Although many Lexus vehicles are at the top of CR’s reliability and owner satisfaction ratings, their distracting infotainment systems can be deal breakers for some buyers.

Nancy Tutini of Maryland drives a 2018 Lexus LS with Remote Touchpad. She finds it frustrating and distracting. “Simplicity should be the goal!” she said in the comments section of the survey. “Who thought this was an upgrade?”

In a written statement, a Lexus spokesman told CR that the automaker was working to improve its existing and future systems. “We want to give our customers both choices for remote touch interfacing,” he said, “and we will continuously improve towards a better [user experience] and seamless technology.”

Jake Fisher at CR says that top-rated systems from FCA, Ford, Genesis, and GM tend to have big icons and simple controls that people can easily touch and understand. They might not look flashy, but they don’t require additional effort to master.

When a Phone Has the Edge

Android Auto and Apple CarPlay let users mirror familiar apps from their phone on their car’s screen. The smartphone-based systems can add navigation and voice recognition to a basic infotainment system. And their user interfaces—similar to those of a smartphone—are a good way to get around the limitations of a confusing built-in system from an automaker.

For example, user satisfaction with Toyota’s low-rated Entune system was higher for drivers who plugged in their phone and started using Apple CarPlay instead. (Android Auto wasn’t widely available on new Toyota vehicles until after our survey was completed.) Gary Goldberg of Maryland, who drives a 2020 Toyota Corolla, said that Entune was “clunky and superfluous” and that he used CarPlay “whenever possible.”

If the vehicle you want to buy or already own doesn’t have Android Auto or Apple CarPlay, it might be possible to get a software update. Ford, Hyundai, Mazda, and Toyota have offered programs to retrofit certain older touch screens with CarPlay compatibility, though you should check with a dealership to find out whether the upgrade will work for your particular vehicle or whether any other software updates are available. A Toyota spokesman told CR that the company was working to update certain older infotainment systems even though they won’t be eligible for an Android Auto or Apple CarPlay upgrade.

If your car isn’t compatible with one of these systems, Fisher says, it might be easier to get a sturdy smartphone mount and connect your phone over Bluetooth for phone and audio than to rely on a subpar built-in system.

The Used-Car Disadvantage

If a vehicle has undergone a major redesign, even one model year can make a big difference in how easy the infotainment system is to use. Funkhouser says this can be a big concern for used-car shoppers.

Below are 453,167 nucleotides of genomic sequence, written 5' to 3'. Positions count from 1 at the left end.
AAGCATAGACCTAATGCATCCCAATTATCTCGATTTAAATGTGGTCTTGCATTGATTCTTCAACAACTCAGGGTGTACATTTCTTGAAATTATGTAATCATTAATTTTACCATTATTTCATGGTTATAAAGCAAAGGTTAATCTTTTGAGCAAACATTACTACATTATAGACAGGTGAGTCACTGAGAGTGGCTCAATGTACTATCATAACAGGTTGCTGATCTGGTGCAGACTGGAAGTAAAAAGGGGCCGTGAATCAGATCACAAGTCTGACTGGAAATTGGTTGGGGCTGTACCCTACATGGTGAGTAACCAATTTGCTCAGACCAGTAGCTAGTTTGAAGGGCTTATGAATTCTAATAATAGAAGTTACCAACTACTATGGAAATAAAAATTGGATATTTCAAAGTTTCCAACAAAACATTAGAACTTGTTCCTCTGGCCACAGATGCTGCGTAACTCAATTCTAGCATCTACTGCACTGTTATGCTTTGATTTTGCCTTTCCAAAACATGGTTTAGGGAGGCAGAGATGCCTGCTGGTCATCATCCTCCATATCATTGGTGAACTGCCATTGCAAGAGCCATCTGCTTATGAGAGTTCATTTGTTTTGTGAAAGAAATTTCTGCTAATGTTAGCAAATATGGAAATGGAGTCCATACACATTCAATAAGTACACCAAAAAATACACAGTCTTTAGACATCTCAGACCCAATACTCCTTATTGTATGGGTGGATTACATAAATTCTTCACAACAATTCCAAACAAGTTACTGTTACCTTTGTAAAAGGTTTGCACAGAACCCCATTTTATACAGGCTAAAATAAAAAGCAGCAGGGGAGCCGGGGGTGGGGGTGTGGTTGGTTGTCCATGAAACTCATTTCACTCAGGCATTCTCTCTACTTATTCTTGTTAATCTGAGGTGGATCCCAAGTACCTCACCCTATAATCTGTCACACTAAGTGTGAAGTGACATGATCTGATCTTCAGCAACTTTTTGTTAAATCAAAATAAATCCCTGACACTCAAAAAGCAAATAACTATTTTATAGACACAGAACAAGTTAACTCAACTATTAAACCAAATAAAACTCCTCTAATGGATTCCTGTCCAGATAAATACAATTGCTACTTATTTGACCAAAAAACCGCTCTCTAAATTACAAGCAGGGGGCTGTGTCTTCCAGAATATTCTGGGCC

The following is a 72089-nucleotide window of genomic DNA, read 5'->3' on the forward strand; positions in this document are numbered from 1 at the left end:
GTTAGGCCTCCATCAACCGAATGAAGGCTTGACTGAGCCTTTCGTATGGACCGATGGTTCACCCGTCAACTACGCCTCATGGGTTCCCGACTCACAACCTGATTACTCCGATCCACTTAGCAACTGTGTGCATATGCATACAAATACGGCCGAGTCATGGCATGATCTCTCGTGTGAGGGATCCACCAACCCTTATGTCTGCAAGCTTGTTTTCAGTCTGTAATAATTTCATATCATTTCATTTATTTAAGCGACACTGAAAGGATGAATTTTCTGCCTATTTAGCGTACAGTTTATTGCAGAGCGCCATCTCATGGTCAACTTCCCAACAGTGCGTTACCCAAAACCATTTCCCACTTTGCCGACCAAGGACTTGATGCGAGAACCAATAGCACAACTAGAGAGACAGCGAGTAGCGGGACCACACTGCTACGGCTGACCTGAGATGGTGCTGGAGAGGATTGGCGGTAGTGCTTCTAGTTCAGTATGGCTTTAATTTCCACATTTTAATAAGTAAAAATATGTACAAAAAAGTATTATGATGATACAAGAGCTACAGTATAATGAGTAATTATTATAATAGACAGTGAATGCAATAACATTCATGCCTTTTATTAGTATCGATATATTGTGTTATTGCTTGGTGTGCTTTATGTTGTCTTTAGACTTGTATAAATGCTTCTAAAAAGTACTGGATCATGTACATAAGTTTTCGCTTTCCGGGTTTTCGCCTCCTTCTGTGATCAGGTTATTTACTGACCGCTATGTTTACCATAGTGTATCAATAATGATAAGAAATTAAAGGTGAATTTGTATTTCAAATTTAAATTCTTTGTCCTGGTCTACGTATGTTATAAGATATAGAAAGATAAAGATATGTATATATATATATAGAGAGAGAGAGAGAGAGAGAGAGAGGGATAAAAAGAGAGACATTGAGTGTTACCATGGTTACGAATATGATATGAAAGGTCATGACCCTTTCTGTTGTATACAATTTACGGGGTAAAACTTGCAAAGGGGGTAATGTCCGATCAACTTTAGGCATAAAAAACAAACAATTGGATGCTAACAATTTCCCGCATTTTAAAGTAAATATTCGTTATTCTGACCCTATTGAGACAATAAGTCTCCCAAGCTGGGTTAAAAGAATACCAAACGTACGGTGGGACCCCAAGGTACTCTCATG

Consider the tale of two Subarus. If you bought a 2018 Forester, you’d get a version of Subaru’s Starlink infotainment system that isn’t compatible with Android Auto or Apple CarPlay and can’t be upgraded to add compatibility. If you bought a Forester from the 2019 model year or later, you’d get a redesigned vehicle with an updated version of Starlink. The differences are stark. “I just don’t use the Starlink system because it’s confusing, and the manual doesn’t help at all,” said Jackie Williamson, a survey respondent in Washington who drives a 2018 Forester. “I just quit outright because I felt it wasn’t worth a migraine.”

But John Howell of Nevada praised the Starlink in his 2019 Forester. “The system is responsive, intuitive, and easy to use while driving,” he said.

Ultimately, Funkhouser says, it’s up to drivers to find a system that works for them, which is why it’s so important to try it out as part of the test drive. “Even if a brand gets a good score,” she says, “we still recommend trying out a system in person.”


Most Distracting Built-In Systems

The best infotainment systems are designed to keep a driver’s attention on the task of driving, says Kelly Funkhouser, CR’s program manager for vehicle interface testing.

When we asked over 73,000 CR members how distracting they found their car’s infotainment system, they told us which ones take their eyes—and minds—off the road.

Two Lexus systems that our survey shows were among the most distracting require drivers to use a mouselike controller or touchpad to make selections. It might seem high-tech, but these input methods are finicky and require precise hand-eye coordination, which can distract drivers, our testers found.

Certain Acura, Honda, and Infiniti models split their infotainment displays across two screens, which our members and testers agreed could be distracting.

“It’s not always clear where information is located,” Funkhouser says. “Sometimes you think a menu item or setting will be located on one screen, but then it turns up somewhere else.”

Acura: AcuraLink II
Frequently used tasks are often hidden deep in touch-screen menus.

Honda: HondaLink
Can’t operate controls by feel; responds slowly to inputs.

Infiniti: Infiniti InTouch
Menus are cluttered on touch screen, with too many layers.

Lexus: Remote Touchpad/Remote Touch
Touchpad/mouse controllers are hard to use, diverting driver’s attention from the road.

Toyota: Entune
Responds slowly to inputs; voice commands are often misunderstood.

Editor’s Note: This article also appeared in the September 2020 issue of Consumer Reports magazine.